If there were someone to challenge Arkady's role as The Americans' most moral character, I'd venture to say it's Paige. She's always made her decisions based on her own loyal and altruistic moral compass, and now, she has no idea what to do. I don't blame her for having a beer.

Paige is trying so desperately hard to be a good and moral person, but knowing even just a fraction of the truth has thrown her entire existence out of whack — a feeling that I suspect Martha could understand.

Libby: Henry saying he'd never drank beer before reminded me of the plot line where he and Paige met the scary hitchhiker guy in season one's "Trust Me," and the hitchhiker offered Paige a beer.

Even if neither of the kids drank then, that's another way that "Travel Agents" rhymed with long-ago plot lines: Both episodes underscore that Philip and Elizabeth's kids are basically good, even when no one is watching. Their daring teenage rebellion is … a few beers on Stan Beeman's couch on a weeknight.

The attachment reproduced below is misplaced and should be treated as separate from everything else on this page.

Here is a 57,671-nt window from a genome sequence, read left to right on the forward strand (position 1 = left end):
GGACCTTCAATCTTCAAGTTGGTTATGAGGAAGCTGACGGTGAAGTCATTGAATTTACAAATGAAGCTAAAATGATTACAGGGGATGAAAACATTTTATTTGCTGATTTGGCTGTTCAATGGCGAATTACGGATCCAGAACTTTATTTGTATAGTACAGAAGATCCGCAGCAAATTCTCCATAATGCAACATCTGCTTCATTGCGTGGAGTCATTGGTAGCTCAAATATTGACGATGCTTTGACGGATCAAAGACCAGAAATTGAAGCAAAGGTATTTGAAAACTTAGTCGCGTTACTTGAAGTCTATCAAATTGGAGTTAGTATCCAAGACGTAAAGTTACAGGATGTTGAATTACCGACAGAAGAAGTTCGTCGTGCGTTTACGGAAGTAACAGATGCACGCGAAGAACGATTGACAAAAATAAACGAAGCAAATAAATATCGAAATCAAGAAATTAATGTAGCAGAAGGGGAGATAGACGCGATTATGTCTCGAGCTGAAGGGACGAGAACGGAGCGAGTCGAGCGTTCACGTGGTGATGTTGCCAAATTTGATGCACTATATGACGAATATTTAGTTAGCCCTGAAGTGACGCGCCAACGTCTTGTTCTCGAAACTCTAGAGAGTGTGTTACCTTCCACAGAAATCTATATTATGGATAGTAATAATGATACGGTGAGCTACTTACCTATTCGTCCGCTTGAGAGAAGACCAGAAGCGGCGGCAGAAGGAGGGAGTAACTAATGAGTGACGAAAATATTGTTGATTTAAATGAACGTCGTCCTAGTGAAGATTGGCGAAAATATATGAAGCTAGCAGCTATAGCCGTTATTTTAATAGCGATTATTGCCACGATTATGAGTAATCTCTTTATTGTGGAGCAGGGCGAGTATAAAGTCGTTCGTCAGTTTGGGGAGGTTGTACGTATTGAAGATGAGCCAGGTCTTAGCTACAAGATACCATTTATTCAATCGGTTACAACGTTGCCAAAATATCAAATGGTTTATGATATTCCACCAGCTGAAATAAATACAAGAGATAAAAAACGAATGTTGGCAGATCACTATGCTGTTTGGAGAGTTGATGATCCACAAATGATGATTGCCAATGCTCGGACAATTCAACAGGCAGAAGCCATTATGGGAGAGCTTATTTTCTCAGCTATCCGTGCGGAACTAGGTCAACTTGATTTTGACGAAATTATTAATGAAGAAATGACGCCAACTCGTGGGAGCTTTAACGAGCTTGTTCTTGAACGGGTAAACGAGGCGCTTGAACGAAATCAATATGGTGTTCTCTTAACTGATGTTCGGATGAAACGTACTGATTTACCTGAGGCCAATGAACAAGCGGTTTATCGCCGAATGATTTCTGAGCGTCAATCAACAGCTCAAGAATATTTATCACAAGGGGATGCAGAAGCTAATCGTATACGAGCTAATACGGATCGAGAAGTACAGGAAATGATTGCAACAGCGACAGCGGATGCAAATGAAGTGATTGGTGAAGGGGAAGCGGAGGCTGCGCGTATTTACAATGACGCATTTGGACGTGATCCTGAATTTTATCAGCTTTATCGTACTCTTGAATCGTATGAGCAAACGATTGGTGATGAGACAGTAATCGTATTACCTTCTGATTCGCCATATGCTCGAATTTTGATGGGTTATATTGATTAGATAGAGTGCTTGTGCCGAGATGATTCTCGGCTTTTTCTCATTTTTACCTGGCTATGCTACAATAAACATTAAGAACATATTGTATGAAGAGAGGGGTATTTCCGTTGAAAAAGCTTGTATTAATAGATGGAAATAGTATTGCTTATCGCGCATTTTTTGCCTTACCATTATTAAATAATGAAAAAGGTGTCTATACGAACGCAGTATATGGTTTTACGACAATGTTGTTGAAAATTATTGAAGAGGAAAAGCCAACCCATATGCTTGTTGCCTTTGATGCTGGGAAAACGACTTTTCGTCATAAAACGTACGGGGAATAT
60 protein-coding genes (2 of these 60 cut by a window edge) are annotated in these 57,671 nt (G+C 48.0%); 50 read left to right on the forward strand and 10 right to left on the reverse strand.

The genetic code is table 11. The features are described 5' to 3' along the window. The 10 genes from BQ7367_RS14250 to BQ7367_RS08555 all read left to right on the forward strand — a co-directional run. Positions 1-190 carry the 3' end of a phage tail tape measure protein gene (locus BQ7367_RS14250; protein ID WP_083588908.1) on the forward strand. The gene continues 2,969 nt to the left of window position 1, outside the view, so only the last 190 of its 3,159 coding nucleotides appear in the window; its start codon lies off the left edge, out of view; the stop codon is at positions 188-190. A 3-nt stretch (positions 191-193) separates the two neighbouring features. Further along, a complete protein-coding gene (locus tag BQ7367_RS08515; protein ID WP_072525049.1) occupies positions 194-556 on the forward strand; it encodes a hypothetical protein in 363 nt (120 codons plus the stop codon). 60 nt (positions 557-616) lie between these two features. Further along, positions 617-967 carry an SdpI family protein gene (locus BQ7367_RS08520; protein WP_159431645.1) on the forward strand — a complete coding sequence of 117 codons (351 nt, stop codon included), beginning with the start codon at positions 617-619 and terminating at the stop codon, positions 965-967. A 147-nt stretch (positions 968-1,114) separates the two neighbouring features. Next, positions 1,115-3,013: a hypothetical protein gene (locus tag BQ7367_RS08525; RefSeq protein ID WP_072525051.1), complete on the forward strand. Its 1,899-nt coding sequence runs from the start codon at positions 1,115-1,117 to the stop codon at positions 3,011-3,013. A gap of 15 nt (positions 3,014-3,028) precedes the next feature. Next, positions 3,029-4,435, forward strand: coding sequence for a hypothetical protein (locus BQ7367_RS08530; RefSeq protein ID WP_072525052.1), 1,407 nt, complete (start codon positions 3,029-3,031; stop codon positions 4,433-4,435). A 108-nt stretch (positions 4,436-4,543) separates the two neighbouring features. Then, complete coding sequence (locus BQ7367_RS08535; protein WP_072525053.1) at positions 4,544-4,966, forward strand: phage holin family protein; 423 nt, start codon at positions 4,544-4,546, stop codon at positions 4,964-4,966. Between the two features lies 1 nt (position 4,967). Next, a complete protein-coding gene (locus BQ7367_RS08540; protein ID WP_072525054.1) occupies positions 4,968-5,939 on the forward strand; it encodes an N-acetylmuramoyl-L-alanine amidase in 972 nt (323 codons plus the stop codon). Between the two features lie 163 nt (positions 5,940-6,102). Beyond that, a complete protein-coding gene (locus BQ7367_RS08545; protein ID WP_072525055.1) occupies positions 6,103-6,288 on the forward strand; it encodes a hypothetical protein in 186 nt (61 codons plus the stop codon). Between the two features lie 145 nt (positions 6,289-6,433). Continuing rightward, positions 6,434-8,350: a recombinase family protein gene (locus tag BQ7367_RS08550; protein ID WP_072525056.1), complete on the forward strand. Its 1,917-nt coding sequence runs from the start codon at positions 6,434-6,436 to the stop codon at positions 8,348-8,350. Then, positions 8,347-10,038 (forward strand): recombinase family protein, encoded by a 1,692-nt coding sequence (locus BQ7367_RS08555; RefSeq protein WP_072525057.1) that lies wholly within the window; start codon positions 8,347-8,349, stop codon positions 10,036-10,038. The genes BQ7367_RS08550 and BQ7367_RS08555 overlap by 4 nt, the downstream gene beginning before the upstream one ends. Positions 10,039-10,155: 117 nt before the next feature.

But they're also pretty good at taking care of themselves. Paige's plot line has obligingly been toned down a bit as first glanders, and then Martha, provided more urgent crises to be dealt with. But real life means multiple terrible things can happen at once, and I suspect that Paige's crisis of faith — and its implications for her parents — are far from over.

Programming note: Comments are open below! I (Todd) will be dropping in throughout the day to chat about this episode with you. Please join our fun!

Read our thoughts on last week's episode.

Sign up for the newsletter Sign up for Vox Recommends

Get curated picks of the best Vox journalism to read, watch, and listen to every week, from our editors.